ADHD Symptoms Raise Obesity Risk

Impulsivity, Hyperactivity Linked to Higher Body Mass Index in Study

Medically Reviewed by Laura J. Martin, MD on October 29, 2010
From the WebMD Archives

Oct. 29, 2010 -- Having ADHD symptoms in childhood is associated with an increased risk for obesity later in life, a new study suggests.

Symptoms such as problems with impulse control and hyperactivity were strongly linked to obesity in young adulthood, even among children without a diagnosis of ADHD, Duke University Medical Center researchers report.

The study is not the first to suggest an association between ADHD and obesity, but it is the first to examine the role of specific ADHD-related symptoms in weight control.

“Symptoms such as hyperactivity and [problems with] impulse control were associated with higher body mass index (BMI) in adulthood, even when there was no diagnosis of ADHD,” study co-author and Duke ADHD Program director Scott Kollins, PhD, tells WebMD.

ADHD and Obesity

The investigation, published in the International Journal of Obesity, included almost 15,200 children enrolled in a nationally representative adolescent health study followed from 1995 until 2009.

After controlling for other obesity risk factors, the researchers found that children with the most hyperactivity and impulsivity symptoms also had the highest risk for obesity in early adulthood.

The more symptoms children exhibited the greater their later obesity risk.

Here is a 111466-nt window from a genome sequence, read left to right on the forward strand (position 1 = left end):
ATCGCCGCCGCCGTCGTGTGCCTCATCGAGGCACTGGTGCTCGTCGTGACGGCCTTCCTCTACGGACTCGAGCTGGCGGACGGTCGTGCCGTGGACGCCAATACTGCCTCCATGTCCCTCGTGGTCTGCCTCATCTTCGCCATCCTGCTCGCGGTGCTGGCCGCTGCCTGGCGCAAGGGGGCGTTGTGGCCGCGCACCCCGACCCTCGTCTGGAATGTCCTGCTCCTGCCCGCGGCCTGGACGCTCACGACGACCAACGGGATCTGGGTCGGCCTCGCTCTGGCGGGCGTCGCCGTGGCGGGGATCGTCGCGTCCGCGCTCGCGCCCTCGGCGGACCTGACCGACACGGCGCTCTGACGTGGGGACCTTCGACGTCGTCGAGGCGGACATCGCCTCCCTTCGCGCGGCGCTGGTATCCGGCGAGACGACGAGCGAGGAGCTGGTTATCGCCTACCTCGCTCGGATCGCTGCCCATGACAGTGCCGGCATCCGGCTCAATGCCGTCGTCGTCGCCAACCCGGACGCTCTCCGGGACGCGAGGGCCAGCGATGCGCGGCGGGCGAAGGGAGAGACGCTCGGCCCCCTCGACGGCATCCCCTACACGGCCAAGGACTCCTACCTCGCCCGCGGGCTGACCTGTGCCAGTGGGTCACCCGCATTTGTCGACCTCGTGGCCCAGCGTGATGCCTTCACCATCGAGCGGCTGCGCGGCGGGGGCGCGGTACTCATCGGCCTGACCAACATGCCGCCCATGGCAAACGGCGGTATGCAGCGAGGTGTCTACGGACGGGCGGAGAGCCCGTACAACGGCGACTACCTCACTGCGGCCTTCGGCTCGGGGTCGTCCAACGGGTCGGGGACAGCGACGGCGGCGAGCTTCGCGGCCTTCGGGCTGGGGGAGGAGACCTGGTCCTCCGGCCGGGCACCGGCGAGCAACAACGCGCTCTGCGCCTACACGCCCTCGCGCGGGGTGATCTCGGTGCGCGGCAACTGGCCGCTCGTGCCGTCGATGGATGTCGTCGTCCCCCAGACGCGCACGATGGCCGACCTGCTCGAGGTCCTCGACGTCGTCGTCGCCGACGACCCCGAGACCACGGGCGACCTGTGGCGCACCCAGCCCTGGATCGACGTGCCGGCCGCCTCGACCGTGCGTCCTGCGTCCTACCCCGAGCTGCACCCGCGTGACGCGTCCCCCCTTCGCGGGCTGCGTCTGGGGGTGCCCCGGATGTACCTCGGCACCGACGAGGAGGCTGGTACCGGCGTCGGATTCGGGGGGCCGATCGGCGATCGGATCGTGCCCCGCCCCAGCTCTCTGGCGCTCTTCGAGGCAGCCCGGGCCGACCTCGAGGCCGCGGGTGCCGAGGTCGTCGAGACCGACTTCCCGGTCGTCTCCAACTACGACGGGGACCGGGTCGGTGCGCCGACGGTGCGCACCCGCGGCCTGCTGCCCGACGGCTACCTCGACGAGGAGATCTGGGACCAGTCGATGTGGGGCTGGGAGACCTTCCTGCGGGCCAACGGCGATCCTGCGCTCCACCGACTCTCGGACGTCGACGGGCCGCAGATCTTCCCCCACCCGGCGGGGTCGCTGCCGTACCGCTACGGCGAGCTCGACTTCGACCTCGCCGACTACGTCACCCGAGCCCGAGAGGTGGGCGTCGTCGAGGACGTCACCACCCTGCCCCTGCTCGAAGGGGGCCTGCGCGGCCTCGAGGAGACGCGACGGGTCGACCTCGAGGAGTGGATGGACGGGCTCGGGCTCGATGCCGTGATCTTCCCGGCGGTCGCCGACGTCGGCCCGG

Although it is not clear from the study how these symptoms influence weight, the researchers speculate that impulse control issues may be more to blame than hyperactivity.

“Self-regulation and impulse control problems are hallmarks of ADHD and overeating,” Kollins says. “Kids with these issues may not be able to resist the urge to eat five cookies instead of two and they may ignore signals telling them they are full.”

It is well recognized that children with ADHD are at increased risk for substance abuse and addiction later in life.

Obesity researcher Caroline Davis, PhD, of Toronto’s York University, believes this propensity for addiction explains why kids with symptoms of ADHD may be more likely to overeat.

Researcher: ‘Food Is a Drug’

Davis tells WebMD that foods that are high in fat, sugar, and salt act on the brain’s reward system in the same way addictive drugs do.

Davis says it is no coincidence that the first studies linking ADHD to obesity were published just over a decade ago.

“It is my personal feeling that this link is pretty new,” she says. “The food environment has changed dramatically just within the last several decades. We now have a whole generation that has grown up on these highly addictive foods.”

Duke assistant professor of community and family medicine Bernard Fuemmeler, PhD, says findings from the newly published study may be useful for understanding ADHD and obesity.

“Clinicians need to be aware that children who exhibit symptoms of ADHD may have difficulty managing their weight as they get older,” he says. “For these children, working on behavioral control strategies may reduce this risk.”

Show Sources


Fuemmeler, B.F. International Journal of Obesity, 2010; online edition.

Scott Kollins, PhD, director, Duke ADHD Program, Duke University Medical Center, Durham, N.C.

Bernard Fuemmeler, PhD, MPH, director, Pediatric Psychology & Family Health Promotion lab; assistant professor of community and family medicine, psychology and neuroscience, Duke University Medical Center, Durham, N.C.

Caroline Davis, PhD, professor, department of kinesiology and health sciences, York University, Toronto.

News release, Duke University Medical Center.

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